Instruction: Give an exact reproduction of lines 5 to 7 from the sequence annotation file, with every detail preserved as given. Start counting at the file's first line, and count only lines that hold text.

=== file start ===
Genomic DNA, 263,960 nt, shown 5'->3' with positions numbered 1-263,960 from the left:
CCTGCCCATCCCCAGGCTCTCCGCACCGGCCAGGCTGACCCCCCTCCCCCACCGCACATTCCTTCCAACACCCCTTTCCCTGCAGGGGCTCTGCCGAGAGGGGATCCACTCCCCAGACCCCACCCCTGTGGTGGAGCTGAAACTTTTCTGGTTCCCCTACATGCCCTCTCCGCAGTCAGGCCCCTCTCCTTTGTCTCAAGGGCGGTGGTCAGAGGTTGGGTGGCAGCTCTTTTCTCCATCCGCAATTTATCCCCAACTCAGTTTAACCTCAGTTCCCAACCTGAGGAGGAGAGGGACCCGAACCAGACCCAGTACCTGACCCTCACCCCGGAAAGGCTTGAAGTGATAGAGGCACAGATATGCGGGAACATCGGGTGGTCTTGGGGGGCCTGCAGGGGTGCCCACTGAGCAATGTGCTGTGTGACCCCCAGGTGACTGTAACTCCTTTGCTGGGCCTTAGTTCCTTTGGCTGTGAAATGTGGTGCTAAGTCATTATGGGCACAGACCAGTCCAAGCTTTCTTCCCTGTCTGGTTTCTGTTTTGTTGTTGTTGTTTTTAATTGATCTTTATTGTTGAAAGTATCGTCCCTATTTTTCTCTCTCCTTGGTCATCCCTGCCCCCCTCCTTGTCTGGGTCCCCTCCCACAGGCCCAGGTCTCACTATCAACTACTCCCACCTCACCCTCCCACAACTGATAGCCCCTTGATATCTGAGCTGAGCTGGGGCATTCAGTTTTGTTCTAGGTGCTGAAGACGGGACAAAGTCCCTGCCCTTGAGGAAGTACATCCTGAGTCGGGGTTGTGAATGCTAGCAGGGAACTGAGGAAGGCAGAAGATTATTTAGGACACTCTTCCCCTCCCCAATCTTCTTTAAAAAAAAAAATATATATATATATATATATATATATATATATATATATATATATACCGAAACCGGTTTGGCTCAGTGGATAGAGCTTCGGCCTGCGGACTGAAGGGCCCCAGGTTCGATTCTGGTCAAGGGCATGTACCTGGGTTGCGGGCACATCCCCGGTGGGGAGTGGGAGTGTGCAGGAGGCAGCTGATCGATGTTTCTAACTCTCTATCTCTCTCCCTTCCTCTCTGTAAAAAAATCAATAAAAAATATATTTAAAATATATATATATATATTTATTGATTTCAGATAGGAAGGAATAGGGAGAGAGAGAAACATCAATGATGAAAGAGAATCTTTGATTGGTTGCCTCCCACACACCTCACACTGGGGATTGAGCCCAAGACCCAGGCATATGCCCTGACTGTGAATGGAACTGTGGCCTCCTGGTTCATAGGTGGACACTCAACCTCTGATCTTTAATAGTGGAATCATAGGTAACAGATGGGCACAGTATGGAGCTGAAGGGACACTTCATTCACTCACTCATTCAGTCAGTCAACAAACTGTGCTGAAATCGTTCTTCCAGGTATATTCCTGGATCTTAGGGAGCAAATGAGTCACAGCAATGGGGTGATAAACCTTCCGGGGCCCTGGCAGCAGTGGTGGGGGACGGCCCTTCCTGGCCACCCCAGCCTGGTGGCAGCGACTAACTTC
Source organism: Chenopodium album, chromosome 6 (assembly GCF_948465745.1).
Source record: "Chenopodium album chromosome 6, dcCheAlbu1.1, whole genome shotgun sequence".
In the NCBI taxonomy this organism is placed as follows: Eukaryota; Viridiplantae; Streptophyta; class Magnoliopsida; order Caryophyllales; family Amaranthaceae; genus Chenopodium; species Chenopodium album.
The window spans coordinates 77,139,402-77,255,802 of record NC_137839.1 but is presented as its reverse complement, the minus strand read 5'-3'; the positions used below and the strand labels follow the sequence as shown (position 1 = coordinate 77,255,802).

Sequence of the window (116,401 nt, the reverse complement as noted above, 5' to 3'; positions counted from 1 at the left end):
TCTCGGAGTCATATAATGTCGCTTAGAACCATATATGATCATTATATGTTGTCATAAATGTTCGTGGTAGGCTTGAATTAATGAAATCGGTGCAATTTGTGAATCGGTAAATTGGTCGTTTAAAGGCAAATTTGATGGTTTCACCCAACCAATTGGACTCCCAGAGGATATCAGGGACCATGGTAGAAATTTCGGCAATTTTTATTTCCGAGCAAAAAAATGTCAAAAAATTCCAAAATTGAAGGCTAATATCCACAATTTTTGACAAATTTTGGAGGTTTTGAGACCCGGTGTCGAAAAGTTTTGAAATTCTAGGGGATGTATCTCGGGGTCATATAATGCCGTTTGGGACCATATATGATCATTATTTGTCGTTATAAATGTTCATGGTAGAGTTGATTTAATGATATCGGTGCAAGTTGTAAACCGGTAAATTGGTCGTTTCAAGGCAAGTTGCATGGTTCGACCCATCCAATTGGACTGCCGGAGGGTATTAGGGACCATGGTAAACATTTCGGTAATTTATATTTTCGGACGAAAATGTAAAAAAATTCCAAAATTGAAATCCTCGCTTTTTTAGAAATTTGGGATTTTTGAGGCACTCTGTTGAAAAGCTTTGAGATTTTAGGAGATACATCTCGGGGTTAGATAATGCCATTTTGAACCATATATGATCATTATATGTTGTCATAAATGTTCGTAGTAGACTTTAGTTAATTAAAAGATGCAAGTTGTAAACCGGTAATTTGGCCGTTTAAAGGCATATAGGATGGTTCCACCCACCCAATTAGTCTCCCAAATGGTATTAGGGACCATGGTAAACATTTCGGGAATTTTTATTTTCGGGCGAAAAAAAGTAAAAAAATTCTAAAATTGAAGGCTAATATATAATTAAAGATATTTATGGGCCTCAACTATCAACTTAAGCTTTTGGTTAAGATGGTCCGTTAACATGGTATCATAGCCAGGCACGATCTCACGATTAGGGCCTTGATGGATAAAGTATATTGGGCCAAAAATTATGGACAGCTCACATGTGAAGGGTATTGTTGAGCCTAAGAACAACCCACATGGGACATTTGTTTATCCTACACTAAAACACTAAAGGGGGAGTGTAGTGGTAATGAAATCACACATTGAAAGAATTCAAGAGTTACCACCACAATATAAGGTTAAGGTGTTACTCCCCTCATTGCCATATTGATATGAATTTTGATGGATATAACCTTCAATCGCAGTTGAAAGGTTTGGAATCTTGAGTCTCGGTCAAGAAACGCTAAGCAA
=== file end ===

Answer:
In the NCBI taxonomy this organism is placed as follows: Eukaryota; Viridiplantae; Streptophyta; class Magnoliopsida; order Caryophyllales; family Amaranthaceae; genus Chenopodium; species Chenopodium album.
The window spans coordinates 77,139,402-77,255,802 of record NC_137839.1 but is presented as its reverse complement, the minus strand read 5'-3'; the positions used below and the strand labels follow the sequence as shown (position 1 = coordinate 77,255,802).

Sequence of the window (116,401 nt, the reverse complement as noted above, 5' to 3'; positions counted from 1 at the left end):